David Mamet won the Pulitzer Prize in Drama for his play/screenplay, Glengarry Glen Ross, a tour de force of brilliant and often profane dialogue. Uploaded by sonypictures.com.
David Mamet is one of the all-time masters of film/stage dialogue. His preference for natural conversation, in which characters often interrupt each other and sentences are left unfinished, has come to be known as “Mamet speak.” He has written fiction, nonfiction, screenplays, and stage plays. He has written and produced. And though his isn’t a household name, he is well respected for his diverse talents.
Alec Baldwin was brilliant in Glengarry Glen Ross. Uploaded by dailyfill.com.
You’ll recognize a few of Mamet’s works, though they aren’t blockbusters. He received the Pulitzer Prize in Drama for the adult play Glengarry Glen Ross, which waas also a remarkable movie. He also received Oscar nominations for The Verdict (Great American Things, Sept. 18, 2009) and Wag the Dog. Other movies he’s responsible for (as screenwriter) include The Untouchables, Ronin, and Hannibal. He’s also directed a couple of small gems: The Spanish Prisoner and State and Main.
I love this description of Mamet from his biography on FilmMakers.com:
Mamet makes few distinctions between working on the stage and the screen; He believes both involve putting the material on its feet and seeing how it plays. With movies, that’s done in the editing room or sometimes on the set. With plays, it’s done during rehearsals. In neither case does he see himself handicapped by being both the writer and the director. “There are two stages,” Mamet says. “First I write the best script I can and then I put on my director’s hat and say, ‘What am I going to do with this piece of crap?'”
De Niro gained 60 pounds (after this poster, obviously) for his role in Raging Bull. Uploaded by deniro.narod.ru.
“You talkin’ to me?” No, Bobby, I was just doing today’s… “You talkin’ to me?” …today’s post, that’s all. Put the gun down, okay? “You talkin’ to me?” Uh, not really… “Well then, who the hell else are you talking to?” Okay, it was a great scene, but… “You talkin’ to me? I’m the only one here.”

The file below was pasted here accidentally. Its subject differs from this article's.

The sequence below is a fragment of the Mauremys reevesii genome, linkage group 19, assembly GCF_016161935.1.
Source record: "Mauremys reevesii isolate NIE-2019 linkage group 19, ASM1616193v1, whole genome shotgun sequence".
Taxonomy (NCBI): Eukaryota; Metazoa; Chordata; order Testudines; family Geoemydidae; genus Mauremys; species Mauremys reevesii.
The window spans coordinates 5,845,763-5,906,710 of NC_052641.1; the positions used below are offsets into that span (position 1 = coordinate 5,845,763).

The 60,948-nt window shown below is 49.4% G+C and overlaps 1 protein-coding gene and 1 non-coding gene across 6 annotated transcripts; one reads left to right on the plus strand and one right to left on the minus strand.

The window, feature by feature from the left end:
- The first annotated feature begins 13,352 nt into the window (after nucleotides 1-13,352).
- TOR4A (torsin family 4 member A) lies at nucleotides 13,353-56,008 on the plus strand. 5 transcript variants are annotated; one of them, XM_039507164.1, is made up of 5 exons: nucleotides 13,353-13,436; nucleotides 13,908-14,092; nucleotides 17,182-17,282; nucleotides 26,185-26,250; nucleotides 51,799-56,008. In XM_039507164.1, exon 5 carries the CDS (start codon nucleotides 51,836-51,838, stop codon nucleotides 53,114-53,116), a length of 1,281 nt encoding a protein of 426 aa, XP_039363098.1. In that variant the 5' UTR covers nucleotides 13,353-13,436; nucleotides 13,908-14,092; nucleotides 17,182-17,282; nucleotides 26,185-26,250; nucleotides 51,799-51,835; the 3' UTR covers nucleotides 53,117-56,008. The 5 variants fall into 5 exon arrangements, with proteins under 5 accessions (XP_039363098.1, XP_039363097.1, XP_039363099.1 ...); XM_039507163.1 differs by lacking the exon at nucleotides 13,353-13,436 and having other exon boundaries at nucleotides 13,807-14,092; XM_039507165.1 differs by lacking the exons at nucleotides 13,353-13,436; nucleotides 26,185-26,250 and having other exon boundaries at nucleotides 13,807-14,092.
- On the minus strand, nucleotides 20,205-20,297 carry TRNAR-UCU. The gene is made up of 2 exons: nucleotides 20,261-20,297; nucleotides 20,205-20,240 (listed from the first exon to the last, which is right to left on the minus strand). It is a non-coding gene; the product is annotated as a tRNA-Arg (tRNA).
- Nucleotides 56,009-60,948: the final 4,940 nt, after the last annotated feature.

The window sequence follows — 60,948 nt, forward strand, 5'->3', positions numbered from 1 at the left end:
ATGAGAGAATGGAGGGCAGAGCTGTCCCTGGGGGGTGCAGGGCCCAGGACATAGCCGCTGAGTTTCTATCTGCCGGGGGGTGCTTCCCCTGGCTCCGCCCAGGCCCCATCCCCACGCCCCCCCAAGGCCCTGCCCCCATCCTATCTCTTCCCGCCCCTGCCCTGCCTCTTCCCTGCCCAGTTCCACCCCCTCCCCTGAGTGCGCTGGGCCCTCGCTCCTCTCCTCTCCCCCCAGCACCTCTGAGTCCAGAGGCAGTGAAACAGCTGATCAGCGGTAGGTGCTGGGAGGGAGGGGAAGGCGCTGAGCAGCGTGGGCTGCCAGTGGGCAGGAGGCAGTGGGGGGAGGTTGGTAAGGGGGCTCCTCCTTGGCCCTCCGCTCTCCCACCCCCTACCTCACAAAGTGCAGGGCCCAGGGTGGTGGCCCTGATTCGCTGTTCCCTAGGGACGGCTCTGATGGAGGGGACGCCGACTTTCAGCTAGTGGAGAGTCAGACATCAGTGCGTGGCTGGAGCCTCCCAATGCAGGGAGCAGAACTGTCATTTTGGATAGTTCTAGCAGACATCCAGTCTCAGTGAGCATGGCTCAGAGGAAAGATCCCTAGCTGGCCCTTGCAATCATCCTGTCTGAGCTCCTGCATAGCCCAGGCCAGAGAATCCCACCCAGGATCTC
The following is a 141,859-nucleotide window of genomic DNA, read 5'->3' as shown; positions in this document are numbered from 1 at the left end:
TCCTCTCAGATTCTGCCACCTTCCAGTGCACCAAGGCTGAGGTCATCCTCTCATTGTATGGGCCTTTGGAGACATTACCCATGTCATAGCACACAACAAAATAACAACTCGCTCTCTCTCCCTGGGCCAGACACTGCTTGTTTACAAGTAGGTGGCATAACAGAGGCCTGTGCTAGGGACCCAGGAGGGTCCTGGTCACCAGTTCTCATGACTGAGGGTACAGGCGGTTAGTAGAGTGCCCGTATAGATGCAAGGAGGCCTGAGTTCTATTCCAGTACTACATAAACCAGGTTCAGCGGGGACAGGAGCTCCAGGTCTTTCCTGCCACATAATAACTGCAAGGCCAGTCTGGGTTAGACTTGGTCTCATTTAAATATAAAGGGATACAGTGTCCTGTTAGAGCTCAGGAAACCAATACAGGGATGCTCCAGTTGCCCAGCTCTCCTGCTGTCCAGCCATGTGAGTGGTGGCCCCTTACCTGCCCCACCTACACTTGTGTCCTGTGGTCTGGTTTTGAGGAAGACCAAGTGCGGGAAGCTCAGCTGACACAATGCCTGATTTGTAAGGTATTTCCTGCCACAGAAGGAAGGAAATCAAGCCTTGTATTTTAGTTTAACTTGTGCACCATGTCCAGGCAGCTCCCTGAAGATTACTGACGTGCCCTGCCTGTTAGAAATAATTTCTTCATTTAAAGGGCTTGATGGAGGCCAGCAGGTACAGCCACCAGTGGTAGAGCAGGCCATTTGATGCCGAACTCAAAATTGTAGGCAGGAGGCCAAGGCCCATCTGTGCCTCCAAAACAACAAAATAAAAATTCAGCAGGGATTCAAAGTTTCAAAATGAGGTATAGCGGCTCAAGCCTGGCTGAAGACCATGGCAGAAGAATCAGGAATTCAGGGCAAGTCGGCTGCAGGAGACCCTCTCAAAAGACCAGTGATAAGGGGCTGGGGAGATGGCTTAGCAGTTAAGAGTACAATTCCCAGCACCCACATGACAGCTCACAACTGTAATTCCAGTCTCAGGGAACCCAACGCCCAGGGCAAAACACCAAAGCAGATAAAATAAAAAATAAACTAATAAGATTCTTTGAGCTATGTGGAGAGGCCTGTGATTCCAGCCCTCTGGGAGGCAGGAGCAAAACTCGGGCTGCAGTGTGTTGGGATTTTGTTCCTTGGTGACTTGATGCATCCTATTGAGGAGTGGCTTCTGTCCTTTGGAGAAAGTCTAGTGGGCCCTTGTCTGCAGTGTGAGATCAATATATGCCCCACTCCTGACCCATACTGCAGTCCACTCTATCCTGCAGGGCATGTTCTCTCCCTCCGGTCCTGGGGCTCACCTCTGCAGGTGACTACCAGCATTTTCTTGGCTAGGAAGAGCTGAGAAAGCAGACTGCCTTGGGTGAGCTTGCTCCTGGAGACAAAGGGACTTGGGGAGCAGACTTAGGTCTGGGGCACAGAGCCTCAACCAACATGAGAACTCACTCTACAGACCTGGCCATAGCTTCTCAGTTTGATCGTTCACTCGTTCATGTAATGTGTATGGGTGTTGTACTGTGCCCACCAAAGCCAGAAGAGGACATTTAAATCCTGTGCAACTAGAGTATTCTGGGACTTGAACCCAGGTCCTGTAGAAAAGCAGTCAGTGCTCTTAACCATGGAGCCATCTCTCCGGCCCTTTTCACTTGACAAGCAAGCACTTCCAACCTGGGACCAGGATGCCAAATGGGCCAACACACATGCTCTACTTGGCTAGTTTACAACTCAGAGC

I love Robert De Niro. I’ve seen many of his movies, and like Robert Duvall (Great American Thing No. 135) I think he’s incapable of giving a bad performance. Two of his lesser-known roles are my favorites – as Sam in Ronin (1998), probably the best car-chase movie ever, and as bounty hunter Jack Walsh opposite Charles Grodin in Midnight Run (1988).
Uploaded by smh.com.au.
De Niro’s made something of a specialty in playing mobster parts. Let’s see. There’s The Gang Who Couldn’t Shoot Straight, The Godfather: Part II, Once Upon a Time in America, The Untouchables, Goodfellas, Casino, and Analyze This and That. Dese. Dem. Dose. You know if there’s a movie in development about mobsters, the producers will be saying, “I wonder if we can get De Niro.”
He’s been nominated for six Oscars and won two (Raging Bull and The Godfather: Part II). Oh, and De Niro has a new picture coming out next year called Frankie Machine. Guess what part he plays? Yep, he’s a retired mob hit man who’s lured back to the job. What were the chances?
Copyright 2009-2011, Robin G. Chalkley. All material on these pages, and the listing of items as Great American Things, is copyrighted. The exceptions are the photographs and videos, which remain the property of their respective owners.
Header photo used courtesy of Flickr photographer too melo.